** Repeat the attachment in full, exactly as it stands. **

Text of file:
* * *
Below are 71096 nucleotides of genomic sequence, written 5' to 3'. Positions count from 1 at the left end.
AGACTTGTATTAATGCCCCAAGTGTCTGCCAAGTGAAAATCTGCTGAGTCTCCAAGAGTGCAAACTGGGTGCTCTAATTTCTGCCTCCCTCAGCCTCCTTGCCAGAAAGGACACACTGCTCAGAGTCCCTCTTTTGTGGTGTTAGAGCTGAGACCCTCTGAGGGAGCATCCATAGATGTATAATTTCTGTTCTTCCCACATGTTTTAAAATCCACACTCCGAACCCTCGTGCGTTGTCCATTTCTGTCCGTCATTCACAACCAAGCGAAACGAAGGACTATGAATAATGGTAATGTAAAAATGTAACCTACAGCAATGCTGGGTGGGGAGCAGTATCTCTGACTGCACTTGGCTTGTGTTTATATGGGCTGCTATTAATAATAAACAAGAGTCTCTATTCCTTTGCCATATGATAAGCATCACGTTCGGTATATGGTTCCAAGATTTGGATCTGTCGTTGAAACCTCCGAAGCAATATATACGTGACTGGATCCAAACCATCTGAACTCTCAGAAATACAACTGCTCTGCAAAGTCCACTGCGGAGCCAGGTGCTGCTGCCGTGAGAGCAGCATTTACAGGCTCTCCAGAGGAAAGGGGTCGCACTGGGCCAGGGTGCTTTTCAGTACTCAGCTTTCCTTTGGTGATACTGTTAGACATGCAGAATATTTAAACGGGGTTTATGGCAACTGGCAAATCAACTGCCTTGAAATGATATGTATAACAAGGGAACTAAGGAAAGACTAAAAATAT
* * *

Below are 71096 nucleotides of genomic sequence, written 5' to 3'. Positions count from 1 at the left end.
AGACTTGTATTAATGCCCCAAGTGTCTGCCAAGTGAAAATCTGCTGAGTCTCCAAGAGTGCAAACTGGGTGCTCTAATTTCTGCCTCCCTCAGCCTCCTTGCCAGAAAGGACACACTGCTCAGAGTCCCTCTTTTGTGGTGTTAGAGCTGAGACCCTCTGAGGGAGCATCCATAGATGTATAATTTCTGTTCTTCCCACATGTTTTAAAATCCACACTCCGAACCCTCGTGCGTTGTCCATTTCTGTCCGTCATTCACAACCAAGCGAAACGAAGGACTATGAATAATGGTAATGTAAAAATGTAACCTACAGCAATGCTGGGTGGGGAGCAGTATCTCTGACTGCACTTGGCTTGTGTTTATATGGGCTGCTATTAATAATAAACAAGAGTCTCTATTCCTTTGCCATATGATAAGCATCACGTTCGGTATATGGTTCCAAGATTTGGATCTGTCGTTGAAACCTCCGAAGCAATATATACGTGACTGGATCCAAACCATCTGAACTCTCAGAAATACAACTGCTCTGCAAAGTCCACTGCGGAGCCAGGTGCTGCTGCCGTGAGAGCAGCATTTACAGGCTCTCCAGAGGAAAGGGGTCGCACTGGGCCAGGGTGCTTTTCAGTACTCAGCTTTCCTTTGGTGATACTGTTAGACATGCAGAATATTTAAACGGGGTTTATGGCAACTGGCAAATCAACTGCCTTGAAATGATATGTATAACAAGGGAACTAAGGAAAGACTAAAAATAT